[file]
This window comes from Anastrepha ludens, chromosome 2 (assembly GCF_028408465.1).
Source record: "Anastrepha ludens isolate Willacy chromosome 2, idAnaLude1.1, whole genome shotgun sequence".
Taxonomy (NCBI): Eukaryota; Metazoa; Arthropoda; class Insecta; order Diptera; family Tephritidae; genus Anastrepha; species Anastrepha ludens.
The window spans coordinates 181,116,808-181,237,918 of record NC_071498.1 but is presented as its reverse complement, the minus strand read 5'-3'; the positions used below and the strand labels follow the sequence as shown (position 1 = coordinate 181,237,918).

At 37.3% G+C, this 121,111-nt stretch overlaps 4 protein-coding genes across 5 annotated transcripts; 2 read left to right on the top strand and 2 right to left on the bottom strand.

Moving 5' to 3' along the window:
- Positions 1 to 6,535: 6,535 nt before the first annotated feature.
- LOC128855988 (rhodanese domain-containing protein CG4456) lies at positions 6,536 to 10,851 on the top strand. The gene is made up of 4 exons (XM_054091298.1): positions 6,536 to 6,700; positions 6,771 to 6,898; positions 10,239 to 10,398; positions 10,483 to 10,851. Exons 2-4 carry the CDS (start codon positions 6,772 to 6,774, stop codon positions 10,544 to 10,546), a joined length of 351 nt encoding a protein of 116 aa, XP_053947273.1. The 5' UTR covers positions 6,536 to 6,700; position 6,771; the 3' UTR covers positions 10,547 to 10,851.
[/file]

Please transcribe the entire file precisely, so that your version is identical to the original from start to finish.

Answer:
This window comes from Anastrepha ludens, chromosome 2 (assembly GCF_028408465.1).
Source record: "Anastrepha ludens isolate Willacy chromosome 2, idAnaLude1.1, whole genome shotgun sequence".
Taxonomy (NCBI): Eukaryota; Metazoa; Arthropoda; class Insecta; order Diptera; family Tephritidae; genus Anastrepha; species Anastrepha ludens.
The window spans coordinates 181,116,808-181,237,918 of record NC_071498.1 but is presented as its reverse complement, the minus strand read 5'-3'; the positions used below and the strand labels follow the sequence as shown (position 1 = coordinate 181,237,918).

At 37.3% G+C, this 121,111-nt stretch overlaps 4 protein-coding genes across 5 annotated transcripts; 2 read left to right on the top strand and 2 right to left on the bottom strand.

Moving 5' to 3' along the window:
- Positions 1 to 6,535: 6,535 nt before the first annotated feature.
- LOC128855988 (rhodanese domain-containing protein CG4456) lies at positions 6,536 to 10,851 on the top strand. The gene is made up of 4 exons (XM_054091298.1): positions 6,536 to 6,700; positions 6,771 to 6,898; positions 10,239 to 10,398; positions 10,483 to 10,851. Exons 2-4 carry the CDS (start codon positions 6,772 to 6,774, stop codon positions 10,544 to 10,546), a joined length of 351 nt encoding a protein of 116 aa, XP_053947273.1. The 5' UTR covers positions 6,536 to 6,700; position 6,771; the 3' UTR covers positions 10,547 to 10,851.